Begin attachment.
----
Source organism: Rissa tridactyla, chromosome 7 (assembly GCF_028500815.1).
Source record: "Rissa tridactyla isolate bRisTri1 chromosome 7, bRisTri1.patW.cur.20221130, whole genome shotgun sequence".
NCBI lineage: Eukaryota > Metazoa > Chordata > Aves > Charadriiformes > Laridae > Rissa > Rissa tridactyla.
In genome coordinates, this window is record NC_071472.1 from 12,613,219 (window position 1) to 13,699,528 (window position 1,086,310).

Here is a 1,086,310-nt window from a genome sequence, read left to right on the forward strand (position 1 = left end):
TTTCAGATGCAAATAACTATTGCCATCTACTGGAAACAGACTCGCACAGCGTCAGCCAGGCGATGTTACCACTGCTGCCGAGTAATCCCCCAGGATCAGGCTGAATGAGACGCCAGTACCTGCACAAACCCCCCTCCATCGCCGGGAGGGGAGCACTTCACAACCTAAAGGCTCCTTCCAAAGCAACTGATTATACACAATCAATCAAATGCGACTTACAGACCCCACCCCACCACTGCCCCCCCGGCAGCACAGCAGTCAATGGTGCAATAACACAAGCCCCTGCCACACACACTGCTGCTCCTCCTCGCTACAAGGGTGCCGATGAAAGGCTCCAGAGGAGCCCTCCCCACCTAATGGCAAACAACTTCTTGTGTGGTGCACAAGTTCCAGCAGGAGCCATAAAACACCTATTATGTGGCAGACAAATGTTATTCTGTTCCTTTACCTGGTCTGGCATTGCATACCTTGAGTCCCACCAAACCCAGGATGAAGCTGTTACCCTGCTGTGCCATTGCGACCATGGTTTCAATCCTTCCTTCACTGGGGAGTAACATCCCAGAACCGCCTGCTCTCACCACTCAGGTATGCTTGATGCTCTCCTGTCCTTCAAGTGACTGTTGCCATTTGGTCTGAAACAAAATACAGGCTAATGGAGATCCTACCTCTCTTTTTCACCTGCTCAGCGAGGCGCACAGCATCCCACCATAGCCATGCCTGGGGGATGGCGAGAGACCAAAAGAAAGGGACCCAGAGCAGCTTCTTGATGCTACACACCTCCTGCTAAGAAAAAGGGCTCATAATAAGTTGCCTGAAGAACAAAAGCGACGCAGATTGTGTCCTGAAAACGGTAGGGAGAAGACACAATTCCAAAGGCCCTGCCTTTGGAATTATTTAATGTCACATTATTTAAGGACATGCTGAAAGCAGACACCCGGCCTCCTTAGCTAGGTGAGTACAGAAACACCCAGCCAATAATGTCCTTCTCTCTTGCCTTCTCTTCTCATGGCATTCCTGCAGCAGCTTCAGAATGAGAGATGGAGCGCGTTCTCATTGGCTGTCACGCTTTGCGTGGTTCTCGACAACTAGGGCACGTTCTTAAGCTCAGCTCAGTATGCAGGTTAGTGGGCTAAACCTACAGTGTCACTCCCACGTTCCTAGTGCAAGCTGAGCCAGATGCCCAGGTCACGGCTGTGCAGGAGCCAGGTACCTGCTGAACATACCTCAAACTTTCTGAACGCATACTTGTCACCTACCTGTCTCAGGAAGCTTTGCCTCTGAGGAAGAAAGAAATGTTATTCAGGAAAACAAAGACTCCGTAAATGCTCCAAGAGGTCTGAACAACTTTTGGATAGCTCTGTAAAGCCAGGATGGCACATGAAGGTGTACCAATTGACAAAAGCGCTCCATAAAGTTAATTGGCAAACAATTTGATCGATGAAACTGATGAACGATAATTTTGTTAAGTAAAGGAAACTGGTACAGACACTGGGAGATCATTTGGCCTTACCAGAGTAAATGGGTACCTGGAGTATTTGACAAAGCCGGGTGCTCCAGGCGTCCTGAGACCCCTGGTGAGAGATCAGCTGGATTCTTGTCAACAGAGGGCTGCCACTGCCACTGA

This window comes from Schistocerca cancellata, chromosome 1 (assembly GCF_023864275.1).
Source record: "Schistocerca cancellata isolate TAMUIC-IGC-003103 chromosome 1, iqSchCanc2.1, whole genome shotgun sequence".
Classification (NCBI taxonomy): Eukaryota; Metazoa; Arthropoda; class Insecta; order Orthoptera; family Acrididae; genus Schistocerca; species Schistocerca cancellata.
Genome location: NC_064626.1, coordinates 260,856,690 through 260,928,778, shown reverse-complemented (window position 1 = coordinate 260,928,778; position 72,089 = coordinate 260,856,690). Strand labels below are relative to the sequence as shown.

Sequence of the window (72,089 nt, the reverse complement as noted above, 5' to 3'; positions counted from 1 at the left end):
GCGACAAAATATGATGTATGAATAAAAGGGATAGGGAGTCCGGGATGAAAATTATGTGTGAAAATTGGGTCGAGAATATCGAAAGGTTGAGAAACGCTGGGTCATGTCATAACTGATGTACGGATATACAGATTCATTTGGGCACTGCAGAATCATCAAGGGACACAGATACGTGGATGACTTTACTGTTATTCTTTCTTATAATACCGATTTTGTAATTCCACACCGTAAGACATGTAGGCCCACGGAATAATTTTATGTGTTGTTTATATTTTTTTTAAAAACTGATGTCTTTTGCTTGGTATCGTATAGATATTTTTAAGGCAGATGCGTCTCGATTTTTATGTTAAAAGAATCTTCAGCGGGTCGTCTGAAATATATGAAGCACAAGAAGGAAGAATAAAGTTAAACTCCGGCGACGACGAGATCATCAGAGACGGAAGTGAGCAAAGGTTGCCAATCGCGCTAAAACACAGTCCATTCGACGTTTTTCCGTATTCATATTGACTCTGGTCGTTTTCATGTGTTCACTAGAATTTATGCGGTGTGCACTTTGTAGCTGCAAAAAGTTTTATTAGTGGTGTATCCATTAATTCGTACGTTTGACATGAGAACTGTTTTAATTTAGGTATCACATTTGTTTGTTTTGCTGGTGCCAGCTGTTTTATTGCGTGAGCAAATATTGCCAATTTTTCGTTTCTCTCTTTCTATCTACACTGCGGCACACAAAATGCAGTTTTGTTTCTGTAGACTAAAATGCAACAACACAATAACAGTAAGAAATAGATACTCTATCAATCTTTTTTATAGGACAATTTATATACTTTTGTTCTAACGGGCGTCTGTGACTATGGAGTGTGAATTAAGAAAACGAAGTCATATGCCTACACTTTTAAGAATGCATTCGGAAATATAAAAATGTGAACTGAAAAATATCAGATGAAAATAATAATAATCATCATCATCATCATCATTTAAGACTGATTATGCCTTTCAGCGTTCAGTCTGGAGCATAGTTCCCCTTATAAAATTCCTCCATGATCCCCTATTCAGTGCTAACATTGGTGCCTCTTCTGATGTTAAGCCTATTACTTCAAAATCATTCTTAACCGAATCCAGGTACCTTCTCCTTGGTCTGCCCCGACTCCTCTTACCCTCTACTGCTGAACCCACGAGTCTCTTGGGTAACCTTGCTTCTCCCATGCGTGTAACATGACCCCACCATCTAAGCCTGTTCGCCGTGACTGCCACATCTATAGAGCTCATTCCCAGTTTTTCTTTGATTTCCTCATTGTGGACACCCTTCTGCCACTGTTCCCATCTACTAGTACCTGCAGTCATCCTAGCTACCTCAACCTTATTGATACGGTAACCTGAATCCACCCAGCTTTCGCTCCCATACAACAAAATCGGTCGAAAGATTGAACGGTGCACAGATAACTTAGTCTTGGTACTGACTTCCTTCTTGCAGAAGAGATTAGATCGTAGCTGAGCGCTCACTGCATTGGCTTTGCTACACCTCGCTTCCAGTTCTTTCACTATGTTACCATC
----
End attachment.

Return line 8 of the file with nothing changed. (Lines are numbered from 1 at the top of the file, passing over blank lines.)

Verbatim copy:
Source record: "Schistocerca cancellata isolate TAMUIC-IGC-003103 chromosome 1, iqSchCanc2.1, whole genome shotgun sequence".